Friday, November 22, 2019

Och Ayinger

One of my pet annoyances is lager being displayed in the store, whether supermarket or independent bottle shop, on a shelf at room temperature. More so at the independent bottle shop than the supermarket admittedly as supermarkets rarely prattle on about being "passionate about craft beer", but that's a rant for a different post.

That pet annoyance was one of the reasons I hadn't drunk anything from the Privatbrauerei Ayinger until this year when I took a punt on their Oktoberfest-Märzen for my massive Oktoberfest taste off earlier this year, I had never seen them in a fridge. Said beer was still not in a fridge, but I figured it was a seasonal beer and thus more likely to still be in a decentish condition.


It was so different from the other Oktoberfest branded beers I had in September and October, richer, more characterful, and with so many more nuances that it ran Sierra Nevada's collaboration with Bitburger close in terms of volume consumed. I knew I needed to try more, and so I did...


The only other Ayinger beers at our local Wegmans are the Jahrhundertbier, a malty pale lager that was first brewed to mark the brewery's 100th anniversary, obviously, and the BräuWeisse, a classic hefeweizen. As ever I wasn't bothering unduly with notes, I have found that they add little to my enjoyment or otherwise of a beer and so I have largely given that Sisyphean exercise up. Both are lovely beers, though as I noted in my post about Munich Airport, I rarely drink weizen, so the BräuWeisse has not made an appearance in the fridge since I tried it, the Jahrhundertbier though is another story. Most Saturday evenings in the last month or so have seen a half litre bottle poured into one of my German style glasses (more beer should be in half litre bottles in my world) and indulged in.

Kind of on a whim one Friday afternoon I wandered into Beer Run's back room where they keep the European beers, and behold there were more Ayingers to try, happy days...


First a minor gripe, pilsner in 33cl bottles? That's just taking the piss. Bloody nice beer though, but you knew I'd say that right? Of course you did, you know I love pilsner in both its German and Bohemian styles. Seriously though, this gives Rothaus a run for its money in my opinion, especially given the delightful floral aroma and flavour, like drinking a summer Alpine meadow.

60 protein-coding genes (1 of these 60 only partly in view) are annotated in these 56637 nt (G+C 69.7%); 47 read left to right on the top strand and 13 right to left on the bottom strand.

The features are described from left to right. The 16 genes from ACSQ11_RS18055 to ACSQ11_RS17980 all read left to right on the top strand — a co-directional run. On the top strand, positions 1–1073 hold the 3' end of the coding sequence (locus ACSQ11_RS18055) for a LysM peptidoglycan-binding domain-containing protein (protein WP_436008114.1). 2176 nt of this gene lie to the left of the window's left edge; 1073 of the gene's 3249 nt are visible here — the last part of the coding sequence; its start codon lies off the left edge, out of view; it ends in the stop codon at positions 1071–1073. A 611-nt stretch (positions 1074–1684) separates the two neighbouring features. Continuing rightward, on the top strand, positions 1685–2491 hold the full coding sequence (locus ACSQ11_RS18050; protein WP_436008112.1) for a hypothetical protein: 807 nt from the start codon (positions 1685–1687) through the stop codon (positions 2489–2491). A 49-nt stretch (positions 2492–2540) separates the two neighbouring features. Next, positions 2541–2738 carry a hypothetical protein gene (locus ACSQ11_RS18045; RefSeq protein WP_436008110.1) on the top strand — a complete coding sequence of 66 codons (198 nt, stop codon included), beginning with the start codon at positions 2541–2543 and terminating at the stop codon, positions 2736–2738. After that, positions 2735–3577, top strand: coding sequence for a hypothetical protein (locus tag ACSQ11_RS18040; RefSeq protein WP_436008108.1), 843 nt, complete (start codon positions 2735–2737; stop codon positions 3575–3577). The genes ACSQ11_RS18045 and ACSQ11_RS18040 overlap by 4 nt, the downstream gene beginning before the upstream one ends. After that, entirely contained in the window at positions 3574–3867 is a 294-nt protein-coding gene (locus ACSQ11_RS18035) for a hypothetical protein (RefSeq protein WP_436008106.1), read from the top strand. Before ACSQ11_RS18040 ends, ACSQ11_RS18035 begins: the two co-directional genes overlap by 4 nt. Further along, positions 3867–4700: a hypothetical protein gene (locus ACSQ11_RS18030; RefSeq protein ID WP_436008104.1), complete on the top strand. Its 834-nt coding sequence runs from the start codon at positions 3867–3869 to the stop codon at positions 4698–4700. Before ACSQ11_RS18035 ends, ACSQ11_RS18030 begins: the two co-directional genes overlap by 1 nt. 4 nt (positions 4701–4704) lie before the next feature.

I may be going out on a limb here, but I don't think I have enjoyed a dunkel in the last few years anywhere as much as I did the Altbairisch Dunkel, lovely smooth drop, with traces of dark roast coffee and just enough hop bite to balance it out. Apparently Michael Jackson, no not the singer you plum, was a fan, yeah he was right. Again, it has become a regular in the fridge.

Looking at the bottles of Urweisse in Beer Run I wondered to myself why they would have more than one hefeweizen, yeah I did a poor job of reading the label. Richly amber rather than pale, but with all the spiced bananas you kind of expect, but with more of a malt richness than a regular hefeweizen, this was almost nutty and toothsome. I like, but you know that weizen thing I mentioned earlier, yeah it still applies here, maybe if I saw it on tap I'd have a rethink, but until then...

I don't have a picture, but on the strength of the outstanding quality of the Ayinger beers I had tried, I got myself a four pack of Celebrator, their doppelbock. Doppelbock is not something I drink very often, though I do have a soft spot for Trader Joe's Winter Lager. Goodness me what a divine beer Celebrator is! Later this year I am going to buy as many doppelbocks as I can find in my usual beery haunts and do another comparative tasting, it inspired me that much. The night after I polished of a couple of bottles the temperature hit -8°C (that's teens in °F), there was a hard frost, and it felt like winter was well on its way, a happy thought.

So yes, I am fan of Ayinger now, actually going through something of a kick as I cling tenaciously to my time in central Europe...

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